[FFmpeg-user] Failed to open codec in avformat_find_stream_info

Ted Park kumowoon1025 at gmail.com
Wed Apr 1 09:45:27 EEST 2020


> Oh, I see. So you think the inability to get the subtitle streams is related to the component that accesses the BD? Right? If so, I'm a bit mystified because I don't see how ffmpeg would know which MPLS (playlist file) relates to the M2TSs that I concatenated or even where the MPLS was located on the disc.
> Does that mean I should also point ffmpeg to the particular MPLS? I think I know how to suss out the particular MPLS, but how would I point ffmpeg to it? Or am I completely missing the point -- it would be the first time in the last minute or so. :-)

I was assuming it was a commercial pressed Blu-Ray. If so, then it is most likely copy protected so that for example you can’t just drag the m2ts files from the disc and drop them on your desktop to get a perfect backup or working copy. So if you point at a file on a BDMV disc as if it was on your unencrypted drive, the data is *supposed* to be scrambled, or further encrypted, depending on studio. Or, it can refuse/fail to read, which is also what happens if it hits a region restriction (not so much a problem as it is on DVDs but they exist) Software exists, such as libbluray, that is aware of this storage scheme and handles access to the disc accordingly.

And of course like practically any copy protection scheme in history, the DRM tech’s been reverse-engineered/private-keys-leaked/algorithm-cracked and you can configure your drive with libraries and keys to circumvent it.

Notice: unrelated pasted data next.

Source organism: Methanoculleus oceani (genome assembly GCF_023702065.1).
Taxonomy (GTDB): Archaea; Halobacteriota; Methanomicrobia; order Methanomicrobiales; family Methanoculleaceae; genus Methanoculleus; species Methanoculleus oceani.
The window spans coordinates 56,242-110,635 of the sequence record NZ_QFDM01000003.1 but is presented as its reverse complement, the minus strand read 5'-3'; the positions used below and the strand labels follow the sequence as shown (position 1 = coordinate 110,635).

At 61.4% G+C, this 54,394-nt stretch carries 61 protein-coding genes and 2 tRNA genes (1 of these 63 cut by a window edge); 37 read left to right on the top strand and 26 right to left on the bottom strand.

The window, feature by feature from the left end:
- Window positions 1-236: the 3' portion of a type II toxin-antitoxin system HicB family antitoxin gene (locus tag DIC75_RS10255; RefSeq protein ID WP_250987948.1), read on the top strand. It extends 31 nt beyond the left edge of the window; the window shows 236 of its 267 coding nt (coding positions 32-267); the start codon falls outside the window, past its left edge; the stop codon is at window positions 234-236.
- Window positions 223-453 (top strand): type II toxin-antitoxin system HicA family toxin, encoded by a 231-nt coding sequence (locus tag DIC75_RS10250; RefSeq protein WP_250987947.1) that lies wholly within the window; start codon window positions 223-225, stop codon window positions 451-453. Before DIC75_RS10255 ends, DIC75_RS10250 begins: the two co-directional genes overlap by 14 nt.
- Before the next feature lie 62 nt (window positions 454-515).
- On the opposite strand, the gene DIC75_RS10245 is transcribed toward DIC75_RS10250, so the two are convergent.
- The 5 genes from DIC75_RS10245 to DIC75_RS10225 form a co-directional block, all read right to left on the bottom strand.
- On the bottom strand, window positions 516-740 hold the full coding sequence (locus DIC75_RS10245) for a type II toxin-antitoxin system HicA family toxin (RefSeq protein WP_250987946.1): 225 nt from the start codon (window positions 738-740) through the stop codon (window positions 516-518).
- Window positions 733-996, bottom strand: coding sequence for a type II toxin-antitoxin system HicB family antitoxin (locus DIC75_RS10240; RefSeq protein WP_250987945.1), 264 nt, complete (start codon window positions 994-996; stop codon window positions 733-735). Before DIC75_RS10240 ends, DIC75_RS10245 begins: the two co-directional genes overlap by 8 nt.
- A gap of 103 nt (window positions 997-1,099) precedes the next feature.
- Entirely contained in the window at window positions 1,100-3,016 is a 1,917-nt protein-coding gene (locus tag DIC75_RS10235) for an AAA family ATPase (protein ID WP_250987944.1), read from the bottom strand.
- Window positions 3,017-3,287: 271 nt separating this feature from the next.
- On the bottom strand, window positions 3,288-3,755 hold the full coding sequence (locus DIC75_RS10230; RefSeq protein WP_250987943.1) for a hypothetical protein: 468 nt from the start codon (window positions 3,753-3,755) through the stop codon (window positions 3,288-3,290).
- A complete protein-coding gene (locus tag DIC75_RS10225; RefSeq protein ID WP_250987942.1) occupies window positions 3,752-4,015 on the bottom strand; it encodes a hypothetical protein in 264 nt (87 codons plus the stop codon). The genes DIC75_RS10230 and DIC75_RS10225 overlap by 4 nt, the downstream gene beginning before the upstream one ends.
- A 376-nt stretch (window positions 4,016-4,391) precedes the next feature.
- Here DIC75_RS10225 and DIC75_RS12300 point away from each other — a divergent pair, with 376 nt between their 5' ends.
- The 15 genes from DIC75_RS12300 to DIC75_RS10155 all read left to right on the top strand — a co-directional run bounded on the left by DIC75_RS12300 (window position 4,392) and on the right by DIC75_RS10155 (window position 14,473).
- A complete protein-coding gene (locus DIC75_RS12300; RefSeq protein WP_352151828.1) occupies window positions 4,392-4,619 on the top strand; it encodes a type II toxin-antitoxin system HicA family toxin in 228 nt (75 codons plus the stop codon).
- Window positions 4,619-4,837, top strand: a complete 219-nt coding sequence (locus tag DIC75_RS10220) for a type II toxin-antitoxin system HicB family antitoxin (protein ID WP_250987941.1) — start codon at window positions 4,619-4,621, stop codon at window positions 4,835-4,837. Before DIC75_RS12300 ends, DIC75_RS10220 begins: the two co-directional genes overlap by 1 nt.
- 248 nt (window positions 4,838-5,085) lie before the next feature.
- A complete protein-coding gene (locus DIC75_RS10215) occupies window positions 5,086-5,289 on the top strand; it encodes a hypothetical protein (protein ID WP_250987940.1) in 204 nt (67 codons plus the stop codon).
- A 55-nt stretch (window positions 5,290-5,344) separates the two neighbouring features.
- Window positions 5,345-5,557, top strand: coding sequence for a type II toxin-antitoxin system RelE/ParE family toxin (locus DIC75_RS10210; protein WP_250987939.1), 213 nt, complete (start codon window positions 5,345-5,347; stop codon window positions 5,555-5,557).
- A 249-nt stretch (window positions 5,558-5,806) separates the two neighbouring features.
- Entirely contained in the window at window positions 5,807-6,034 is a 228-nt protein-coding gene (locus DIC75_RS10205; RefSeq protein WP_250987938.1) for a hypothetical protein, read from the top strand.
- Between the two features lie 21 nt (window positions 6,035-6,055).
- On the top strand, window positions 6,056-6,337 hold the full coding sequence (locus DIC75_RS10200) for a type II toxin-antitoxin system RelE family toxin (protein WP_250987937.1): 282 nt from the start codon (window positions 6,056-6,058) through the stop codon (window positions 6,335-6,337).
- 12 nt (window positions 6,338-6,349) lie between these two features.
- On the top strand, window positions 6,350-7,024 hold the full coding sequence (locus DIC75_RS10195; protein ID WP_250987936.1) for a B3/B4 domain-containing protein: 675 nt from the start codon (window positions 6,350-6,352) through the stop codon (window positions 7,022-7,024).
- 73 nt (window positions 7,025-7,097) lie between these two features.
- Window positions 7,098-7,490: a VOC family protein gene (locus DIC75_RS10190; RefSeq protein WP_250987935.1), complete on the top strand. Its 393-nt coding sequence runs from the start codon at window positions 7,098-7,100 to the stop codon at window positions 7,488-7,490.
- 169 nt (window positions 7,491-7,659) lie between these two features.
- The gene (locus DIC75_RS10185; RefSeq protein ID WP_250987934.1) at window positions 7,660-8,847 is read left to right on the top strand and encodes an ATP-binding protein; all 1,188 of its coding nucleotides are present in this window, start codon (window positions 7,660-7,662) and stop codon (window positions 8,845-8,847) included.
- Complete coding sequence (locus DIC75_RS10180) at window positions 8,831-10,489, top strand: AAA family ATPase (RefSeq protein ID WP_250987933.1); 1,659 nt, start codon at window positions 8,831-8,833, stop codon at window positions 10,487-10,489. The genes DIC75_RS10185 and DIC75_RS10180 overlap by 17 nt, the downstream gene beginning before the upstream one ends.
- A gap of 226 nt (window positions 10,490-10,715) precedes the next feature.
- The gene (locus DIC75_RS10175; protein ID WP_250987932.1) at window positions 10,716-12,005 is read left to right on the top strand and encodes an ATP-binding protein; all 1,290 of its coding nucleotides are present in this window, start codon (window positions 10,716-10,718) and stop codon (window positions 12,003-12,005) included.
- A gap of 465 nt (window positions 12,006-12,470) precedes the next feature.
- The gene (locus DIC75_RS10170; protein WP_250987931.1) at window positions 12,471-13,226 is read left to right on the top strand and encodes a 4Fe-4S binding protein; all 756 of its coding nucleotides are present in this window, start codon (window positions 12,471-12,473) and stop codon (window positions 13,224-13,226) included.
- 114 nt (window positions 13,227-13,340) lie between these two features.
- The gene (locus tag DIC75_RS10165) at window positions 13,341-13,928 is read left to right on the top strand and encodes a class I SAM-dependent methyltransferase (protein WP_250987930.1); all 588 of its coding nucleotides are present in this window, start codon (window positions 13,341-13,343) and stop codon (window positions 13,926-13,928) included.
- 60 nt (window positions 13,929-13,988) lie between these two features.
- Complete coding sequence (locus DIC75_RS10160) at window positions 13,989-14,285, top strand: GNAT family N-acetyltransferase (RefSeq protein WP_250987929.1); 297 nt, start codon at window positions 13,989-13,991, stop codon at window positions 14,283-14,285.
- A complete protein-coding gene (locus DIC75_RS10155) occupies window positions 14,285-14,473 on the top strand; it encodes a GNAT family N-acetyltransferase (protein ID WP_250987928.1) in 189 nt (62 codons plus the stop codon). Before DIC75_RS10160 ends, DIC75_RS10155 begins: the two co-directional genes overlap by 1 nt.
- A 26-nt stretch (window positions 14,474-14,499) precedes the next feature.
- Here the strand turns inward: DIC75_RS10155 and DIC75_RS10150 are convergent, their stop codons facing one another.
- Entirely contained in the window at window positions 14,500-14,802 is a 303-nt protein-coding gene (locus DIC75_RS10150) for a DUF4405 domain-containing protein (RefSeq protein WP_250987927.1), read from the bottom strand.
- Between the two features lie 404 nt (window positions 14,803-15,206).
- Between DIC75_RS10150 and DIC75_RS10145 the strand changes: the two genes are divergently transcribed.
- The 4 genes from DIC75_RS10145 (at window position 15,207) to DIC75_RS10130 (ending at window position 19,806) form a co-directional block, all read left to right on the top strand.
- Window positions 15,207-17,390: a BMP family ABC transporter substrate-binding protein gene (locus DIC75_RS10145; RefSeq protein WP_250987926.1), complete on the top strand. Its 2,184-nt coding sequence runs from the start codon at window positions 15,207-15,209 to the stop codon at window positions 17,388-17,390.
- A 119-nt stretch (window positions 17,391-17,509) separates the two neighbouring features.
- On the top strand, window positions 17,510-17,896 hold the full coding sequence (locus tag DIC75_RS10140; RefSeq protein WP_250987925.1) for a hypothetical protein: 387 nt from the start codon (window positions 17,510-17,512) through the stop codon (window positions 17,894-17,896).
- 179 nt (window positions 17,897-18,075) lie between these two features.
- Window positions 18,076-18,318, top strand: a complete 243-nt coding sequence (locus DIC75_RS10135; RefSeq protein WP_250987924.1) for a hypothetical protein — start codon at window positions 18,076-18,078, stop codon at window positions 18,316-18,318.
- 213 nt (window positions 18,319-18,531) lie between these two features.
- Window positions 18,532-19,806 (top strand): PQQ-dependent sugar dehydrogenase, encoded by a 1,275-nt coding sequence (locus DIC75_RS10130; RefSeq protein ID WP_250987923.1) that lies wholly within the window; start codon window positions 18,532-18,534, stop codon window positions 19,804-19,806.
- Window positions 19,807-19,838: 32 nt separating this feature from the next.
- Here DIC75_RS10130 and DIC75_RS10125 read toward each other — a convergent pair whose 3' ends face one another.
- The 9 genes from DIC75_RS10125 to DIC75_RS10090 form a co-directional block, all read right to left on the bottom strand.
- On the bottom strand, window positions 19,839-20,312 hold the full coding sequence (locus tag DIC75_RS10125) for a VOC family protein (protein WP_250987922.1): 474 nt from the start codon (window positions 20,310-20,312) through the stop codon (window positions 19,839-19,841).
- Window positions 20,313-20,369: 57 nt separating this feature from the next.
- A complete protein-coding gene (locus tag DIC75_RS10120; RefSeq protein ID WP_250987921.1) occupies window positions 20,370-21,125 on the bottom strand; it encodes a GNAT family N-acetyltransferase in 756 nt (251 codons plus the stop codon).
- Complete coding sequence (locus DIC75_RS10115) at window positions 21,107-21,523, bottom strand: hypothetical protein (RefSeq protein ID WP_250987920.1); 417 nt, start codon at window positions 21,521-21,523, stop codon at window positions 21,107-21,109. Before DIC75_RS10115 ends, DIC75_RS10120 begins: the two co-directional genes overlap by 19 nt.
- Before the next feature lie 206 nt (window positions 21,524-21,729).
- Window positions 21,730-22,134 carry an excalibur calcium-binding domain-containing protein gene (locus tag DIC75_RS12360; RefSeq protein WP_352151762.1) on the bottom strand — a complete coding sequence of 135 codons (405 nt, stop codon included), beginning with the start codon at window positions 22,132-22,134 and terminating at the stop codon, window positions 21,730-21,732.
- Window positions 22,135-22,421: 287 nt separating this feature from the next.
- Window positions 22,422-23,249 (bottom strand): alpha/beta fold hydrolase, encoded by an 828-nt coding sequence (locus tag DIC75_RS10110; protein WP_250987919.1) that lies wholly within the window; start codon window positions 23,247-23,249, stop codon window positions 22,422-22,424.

The general idea is that unless this is a blank blu-ray that you burned a BDMV filesystem onto, it’s going to stop you from reading it like a normal thumb drive. You said that you concatenated the m2ts files, so I’m a little confused by that though. From the command line I thought you were just pointing at a path on a BDMV disc. If you pull off the files from a commercial blu-ray disc as if it was a regular block device and simply concatenate them by the filename number sequence, they were probably copied in their original mangled state, and with no info about where e.g. the main program is, if there are multiple angles available, which would be in the playlist file.

If this is something you authored yourself, then the drm aspect most likely doesn’t apply, but the part about the data structure on the bdmv disk does, if it was authored to play in regular blu-ray players. Those m2ts files are a bit different from the typical mpeg program streams.

Ted Park

More information about the ffmpeg-user mailing list